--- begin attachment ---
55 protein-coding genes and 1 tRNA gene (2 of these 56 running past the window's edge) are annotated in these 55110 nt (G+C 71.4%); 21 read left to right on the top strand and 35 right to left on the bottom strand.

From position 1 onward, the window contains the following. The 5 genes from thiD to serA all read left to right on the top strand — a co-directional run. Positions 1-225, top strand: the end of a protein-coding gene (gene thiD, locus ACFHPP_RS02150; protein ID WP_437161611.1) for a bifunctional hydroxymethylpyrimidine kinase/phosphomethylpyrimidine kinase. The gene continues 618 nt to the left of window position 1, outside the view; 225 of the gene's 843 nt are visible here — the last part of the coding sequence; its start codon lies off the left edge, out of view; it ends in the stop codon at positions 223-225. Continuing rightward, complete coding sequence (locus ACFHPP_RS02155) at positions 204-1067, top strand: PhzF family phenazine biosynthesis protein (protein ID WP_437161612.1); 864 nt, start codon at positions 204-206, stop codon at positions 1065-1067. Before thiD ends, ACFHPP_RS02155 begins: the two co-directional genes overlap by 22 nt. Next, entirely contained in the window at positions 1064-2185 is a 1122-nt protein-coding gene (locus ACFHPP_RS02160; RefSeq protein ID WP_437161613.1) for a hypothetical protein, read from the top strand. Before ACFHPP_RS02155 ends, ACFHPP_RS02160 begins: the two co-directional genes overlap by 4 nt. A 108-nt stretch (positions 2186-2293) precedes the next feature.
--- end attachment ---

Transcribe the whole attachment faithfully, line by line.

55 protein-coding genes and 1 tRNA gene (2 of these 56 running past the window's edge) are annotated in these 55110 nt (G+C 71.4%); 21 read left to right on the top strand and 35 right to left on the bottom strand.

From position 1 onward, the window contains the following. The 5 genes from thiD to serA all read left to right on the top strand — a co-directional run. Positions 1-225, top strand: the end of a protein-coding gene (gene thiD, locus ACFHPP_RS02150; protein ID WP_437161611.1) for a bifunctional hydroxymethylpyrimidine kinase/phosphomethylpyrimidine kinase. The gene continues 618 nt to the left of window position 1, outside the view; 225 of the gene's 843 nt are visible here — the last part of the coding sequence; its start codon lies off the left edge, out of view; it ends in the stop codon at positions 223-225. Continuing rightward, complete coding sequence (locus ACFHPP_RS02155) at positions 204-1067, top strand: PhzF family phenazine biosynthesis protein (protein ID WP_437161612.1); 864 nt, start codon at positions 204-206, stop codon at positions 1065-1067. Before thiD ends, ACFHPP_RS02155 begins: the two co-directional genes overlap by 22 nt. Next, entirely contained in the window at positions 1064-2185 is a 1122-nt protein-coding gene (locus ACFHPP_RS02160; RefSeq protein ID WP_437161613.1) for a hypothetical protein, read from the top strand. Before ACFHPP_RS02155 ends, ACFHPP_RS02160 begins: the two co-directional genes overlap by 4 nt. A 108-nt stretch (positions 2186-2293) precedes the next feature.